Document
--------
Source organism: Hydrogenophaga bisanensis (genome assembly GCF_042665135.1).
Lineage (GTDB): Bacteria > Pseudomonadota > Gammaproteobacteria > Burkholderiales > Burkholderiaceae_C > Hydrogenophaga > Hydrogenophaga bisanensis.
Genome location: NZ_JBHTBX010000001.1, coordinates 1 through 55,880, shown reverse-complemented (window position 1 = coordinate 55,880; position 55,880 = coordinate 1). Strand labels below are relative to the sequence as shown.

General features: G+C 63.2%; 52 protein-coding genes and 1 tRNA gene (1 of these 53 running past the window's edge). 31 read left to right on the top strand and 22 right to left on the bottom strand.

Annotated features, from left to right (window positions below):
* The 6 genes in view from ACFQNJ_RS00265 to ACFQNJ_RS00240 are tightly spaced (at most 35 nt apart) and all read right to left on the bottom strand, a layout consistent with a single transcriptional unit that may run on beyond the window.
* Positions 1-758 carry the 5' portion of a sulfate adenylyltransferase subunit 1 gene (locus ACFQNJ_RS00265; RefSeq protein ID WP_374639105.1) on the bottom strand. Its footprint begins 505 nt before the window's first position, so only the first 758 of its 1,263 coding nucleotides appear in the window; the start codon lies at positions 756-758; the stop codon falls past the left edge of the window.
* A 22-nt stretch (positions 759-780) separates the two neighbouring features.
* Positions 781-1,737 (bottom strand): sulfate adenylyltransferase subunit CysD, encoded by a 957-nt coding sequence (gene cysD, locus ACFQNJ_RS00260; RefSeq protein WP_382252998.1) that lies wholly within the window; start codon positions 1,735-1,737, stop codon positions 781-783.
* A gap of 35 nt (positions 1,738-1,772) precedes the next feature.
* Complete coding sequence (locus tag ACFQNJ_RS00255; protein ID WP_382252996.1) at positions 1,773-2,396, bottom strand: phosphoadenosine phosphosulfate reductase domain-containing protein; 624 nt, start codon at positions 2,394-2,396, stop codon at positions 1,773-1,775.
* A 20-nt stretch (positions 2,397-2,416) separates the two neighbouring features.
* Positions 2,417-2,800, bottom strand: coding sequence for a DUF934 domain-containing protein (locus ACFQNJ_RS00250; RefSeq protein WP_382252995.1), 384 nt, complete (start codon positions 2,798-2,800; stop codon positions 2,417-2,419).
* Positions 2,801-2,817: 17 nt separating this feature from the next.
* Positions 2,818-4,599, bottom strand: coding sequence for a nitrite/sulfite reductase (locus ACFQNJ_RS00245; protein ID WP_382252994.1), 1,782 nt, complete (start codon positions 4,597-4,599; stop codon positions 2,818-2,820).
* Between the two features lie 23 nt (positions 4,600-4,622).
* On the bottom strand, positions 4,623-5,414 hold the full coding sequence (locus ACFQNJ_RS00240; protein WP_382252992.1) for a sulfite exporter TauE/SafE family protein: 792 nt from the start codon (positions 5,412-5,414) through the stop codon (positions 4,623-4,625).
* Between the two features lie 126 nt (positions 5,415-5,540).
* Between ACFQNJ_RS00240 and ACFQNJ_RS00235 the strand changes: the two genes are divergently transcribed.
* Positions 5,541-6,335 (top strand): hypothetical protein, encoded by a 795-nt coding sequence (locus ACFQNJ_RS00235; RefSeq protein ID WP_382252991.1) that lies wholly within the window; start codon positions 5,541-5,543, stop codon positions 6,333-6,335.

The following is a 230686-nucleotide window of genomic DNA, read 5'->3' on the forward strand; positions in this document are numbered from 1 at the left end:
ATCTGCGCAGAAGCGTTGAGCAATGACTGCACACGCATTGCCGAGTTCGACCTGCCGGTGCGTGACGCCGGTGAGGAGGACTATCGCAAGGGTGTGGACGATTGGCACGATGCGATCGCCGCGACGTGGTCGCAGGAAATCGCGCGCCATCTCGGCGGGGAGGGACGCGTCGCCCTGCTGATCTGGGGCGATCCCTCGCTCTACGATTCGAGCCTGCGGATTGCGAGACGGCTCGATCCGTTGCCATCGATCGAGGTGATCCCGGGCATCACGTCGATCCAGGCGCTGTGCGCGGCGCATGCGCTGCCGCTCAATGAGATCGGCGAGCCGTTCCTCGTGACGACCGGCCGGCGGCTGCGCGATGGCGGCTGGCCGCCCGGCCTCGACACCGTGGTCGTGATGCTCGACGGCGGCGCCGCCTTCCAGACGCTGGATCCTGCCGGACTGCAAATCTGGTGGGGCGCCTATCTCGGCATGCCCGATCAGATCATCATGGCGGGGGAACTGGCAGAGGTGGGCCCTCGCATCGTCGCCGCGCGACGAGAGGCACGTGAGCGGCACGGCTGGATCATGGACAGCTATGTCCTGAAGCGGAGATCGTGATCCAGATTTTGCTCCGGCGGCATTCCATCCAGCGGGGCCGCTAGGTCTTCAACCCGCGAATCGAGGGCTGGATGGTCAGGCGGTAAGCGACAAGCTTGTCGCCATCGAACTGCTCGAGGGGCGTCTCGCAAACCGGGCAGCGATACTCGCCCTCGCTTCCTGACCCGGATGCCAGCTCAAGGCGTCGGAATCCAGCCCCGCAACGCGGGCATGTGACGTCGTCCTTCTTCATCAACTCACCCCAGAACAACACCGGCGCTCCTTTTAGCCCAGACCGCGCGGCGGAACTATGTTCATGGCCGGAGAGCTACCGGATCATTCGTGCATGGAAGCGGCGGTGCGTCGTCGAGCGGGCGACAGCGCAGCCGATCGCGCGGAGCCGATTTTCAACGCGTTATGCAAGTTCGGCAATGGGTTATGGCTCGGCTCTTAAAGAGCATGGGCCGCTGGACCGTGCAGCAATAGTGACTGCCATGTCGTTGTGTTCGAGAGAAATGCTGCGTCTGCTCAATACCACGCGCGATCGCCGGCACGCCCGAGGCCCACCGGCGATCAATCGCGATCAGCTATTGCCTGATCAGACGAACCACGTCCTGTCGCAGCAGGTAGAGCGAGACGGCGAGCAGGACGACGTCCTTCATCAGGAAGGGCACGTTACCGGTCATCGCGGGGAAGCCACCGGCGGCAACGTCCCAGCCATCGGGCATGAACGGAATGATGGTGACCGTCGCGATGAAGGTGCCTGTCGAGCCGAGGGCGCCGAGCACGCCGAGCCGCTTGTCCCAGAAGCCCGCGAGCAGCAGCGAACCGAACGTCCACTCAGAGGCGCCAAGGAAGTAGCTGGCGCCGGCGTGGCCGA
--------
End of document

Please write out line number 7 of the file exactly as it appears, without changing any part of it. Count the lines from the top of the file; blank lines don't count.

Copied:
* Positions 1-758 carry the 5' portion of a sulfate adenylyltransferase subunit 1 gene (locus ACFQNJ_RS00265; RefSeq protein ID WP_374639105.1) on the bottom strand. Its footprint begins 505 nt before the window's first position, so only the first 758 of its 1,263 coding nucleotides appear in the window; the start codon lies at positions 756-758; the stop codon falls past the left edge of the window.